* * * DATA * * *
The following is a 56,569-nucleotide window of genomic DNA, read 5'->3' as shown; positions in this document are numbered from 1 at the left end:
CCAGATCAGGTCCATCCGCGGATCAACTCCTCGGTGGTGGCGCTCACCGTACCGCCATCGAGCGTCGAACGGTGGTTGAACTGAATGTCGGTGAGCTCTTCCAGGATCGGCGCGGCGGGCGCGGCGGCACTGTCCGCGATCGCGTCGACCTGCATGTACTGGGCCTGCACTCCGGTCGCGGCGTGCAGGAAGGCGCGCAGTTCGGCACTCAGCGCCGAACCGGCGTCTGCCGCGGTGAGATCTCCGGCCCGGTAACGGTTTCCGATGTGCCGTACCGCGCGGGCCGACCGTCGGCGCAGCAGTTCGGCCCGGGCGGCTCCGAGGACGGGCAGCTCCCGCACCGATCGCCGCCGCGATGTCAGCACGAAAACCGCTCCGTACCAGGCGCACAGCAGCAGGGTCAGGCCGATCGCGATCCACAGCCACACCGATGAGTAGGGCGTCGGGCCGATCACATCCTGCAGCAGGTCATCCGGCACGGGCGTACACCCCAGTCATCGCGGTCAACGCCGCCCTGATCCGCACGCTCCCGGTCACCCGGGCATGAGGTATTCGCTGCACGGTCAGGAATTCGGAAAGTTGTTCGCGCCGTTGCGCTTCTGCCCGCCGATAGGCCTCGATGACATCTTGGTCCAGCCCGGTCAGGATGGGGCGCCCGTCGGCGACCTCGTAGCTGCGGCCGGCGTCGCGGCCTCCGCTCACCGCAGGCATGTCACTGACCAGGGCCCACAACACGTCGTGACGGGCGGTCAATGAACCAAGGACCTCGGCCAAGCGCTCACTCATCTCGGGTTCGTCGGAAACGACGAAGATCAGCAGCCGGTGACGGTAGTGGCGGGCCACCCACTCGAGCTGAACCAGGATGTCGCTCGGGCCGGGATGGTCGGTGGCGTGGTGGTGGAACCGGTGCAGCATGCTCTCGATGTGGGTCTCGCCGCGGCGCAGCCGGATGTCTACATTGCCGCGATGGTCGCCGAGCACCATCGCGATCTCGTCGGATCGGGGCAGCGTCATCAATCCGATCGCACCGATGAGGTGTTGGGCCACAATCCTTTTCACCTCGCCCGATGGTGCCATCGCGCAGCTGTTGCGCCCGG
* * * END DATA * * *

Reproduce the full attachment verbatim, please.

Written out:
The following is a 56,569-nucleotide window of genomic DNA, read 5'->3' as shown; positions in this document are numbered from 1 at the left end:
CCAGATCAGGTCCATCCGCGGATCAACTCCTCGGTGGTGGCGCTCACCGTACCGCCATCGAGCGTCGAACGGTGGTTGAACTGAATGTCGGTGAGCTCTTCCAGGATCGGCGCGGCGGGCGCGGCGGCACTGTCCGCGATCGCGTCGACCTGCATGTACTGGGCCTGCACTCCGGTCGCGGCGTGCAGGAAGGCGCGCAGTTCGGCACTCAGCGCCGAACCGGCGTCTGCCGCGGTGAGATCTCCGGCCCGGTAACGGTTTCCGATGTGCCGTACCGCGCGGGCCGACCGTCGGCGCAGCAGTTCGGCCCGGGCGGCTCCGAGGACGGGCAGCTCCCGCACCGATCGCCGCCGCGATGTCAGCACGAAAACCGCTCCGTACCAGGCGCACAGCAGCAGGGTCAGGCCGATCGCGATCCACAGCCACACCGATGAGTAGGGCGTCGGGCCGATCACATCCTGCAGCAGGTCATCCGGCACGGGCGTACACCCCAGTCATCGCGGTCAACGCCGCCCTGATCCGCACGCTCCCGGTCACCCGGGCATGAGGTATTCGCTGCACGGTCAGGAATTCGGAAAGTTGTTCGCGCCGTTGCGCTTCTGCCCGCCGATAGGCCTCGATGACATCTTGGTCCAGCCCGGTCAGGATGGGGCGCCCGTCGGCGACCTCGTAGCTGCGGCCGGCGTCGCGGCCTCCGCTCACCGCAGGCATGTCACTGACCAGGGCCCACAACACGTCGTGACGGGCGGTCAATGAACCAAGGACCTCGGCCAAGCGCTCACTCATCTCGGGTTCGTCGGAAACGACGAAGATCAGCAGCCGGTGACGGTAGTGGCGGGCCACCCACTCGAGCTGAACCAGGATGTCGCTCGGGCCGGGATGGTCGGTGGCGTGGTGGTGGAACCGGTGCAGCATGCTCTCGATGTGGGTCTCGCCGCGGCGCAGCCGGATGTCTACATTGCCGCGATGGTCGCCGAGCACCATCGCGATCTCGTCGGATCGGGGCAGCGTCATCAATCCGATCGCACCGATGAGGTGTTGGGCCACAATCCTTTTCACCTCGCCCGATGGTGCCATCGCGCAGCTGTTGCGCCCGG